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FBI saw red over It's a Wonderful Life

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The all-American film classic It's a Wonderful Life was slammed as communist propaganda by US government officials in the 1940s.

Frank Capra’s masterwork, regularly voted one of the best film’s ever made, whose uplifting message that no life is insignificant and that family and friendship are the true measures of a man’s wealth, was considered anti-capitalist by FBI officials.

In a memo, "Communist Infiltration Of The Motion Picture Industry", officials took issue with the portrayal of capitalist antagonist Mr Potter as a Scrooge-like figure. This cast wealth and free enterprise in a negative light while promoting the triumph of the common man, a suspiciously pinko notion.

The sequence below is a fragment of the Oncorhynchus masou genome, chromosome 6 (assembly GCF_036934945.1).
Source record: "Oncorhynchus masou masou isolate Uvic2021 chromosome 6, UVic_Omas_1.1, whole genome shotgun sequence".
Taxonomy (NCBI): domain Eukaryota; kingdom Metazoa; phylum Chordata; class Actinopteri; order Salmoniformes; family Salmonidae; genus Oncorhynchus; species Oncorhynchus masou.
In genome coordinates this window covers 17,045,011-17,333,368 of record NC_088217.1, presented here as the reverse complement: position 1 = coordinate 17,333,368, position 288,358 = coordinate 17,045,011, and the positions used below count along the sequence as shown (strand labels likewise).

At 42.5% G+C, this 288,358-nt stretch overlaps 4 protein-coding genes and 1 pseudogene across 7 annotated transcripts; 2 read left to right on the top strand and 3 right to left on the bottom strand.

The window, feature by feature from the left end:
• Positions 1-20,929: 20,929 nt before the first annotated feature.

In the film, an angel helps a despairing businessman (George Bailey played by Jimmy Stewart) on the verge of suicide to realise the value of his life by showing him how awful his small town would have been if he never existed. George sacrifices his dreams of adventure for the good of all around him, frustrating the machinations of evil millionaire Potter in the process, until a misplaced loan threatens Bailey's ruin.

The memo ignores the role of businessman Sam Wainwright, who comes forward with the money that saves principal character George Bailey at the end of the film, instead preferring to argue that the film "wouldn’t have suffered at all" if Potter had been made into a more sympathetic character.

Such a notion may seem ridiculous today but the memo is a product of its times, written in the year in which the House Unamerican Activities Committee (HUAC) began investigating suspected Communist influence in Hollywood. These accusations blighted the careers of many artists, though not that of Capra. ®

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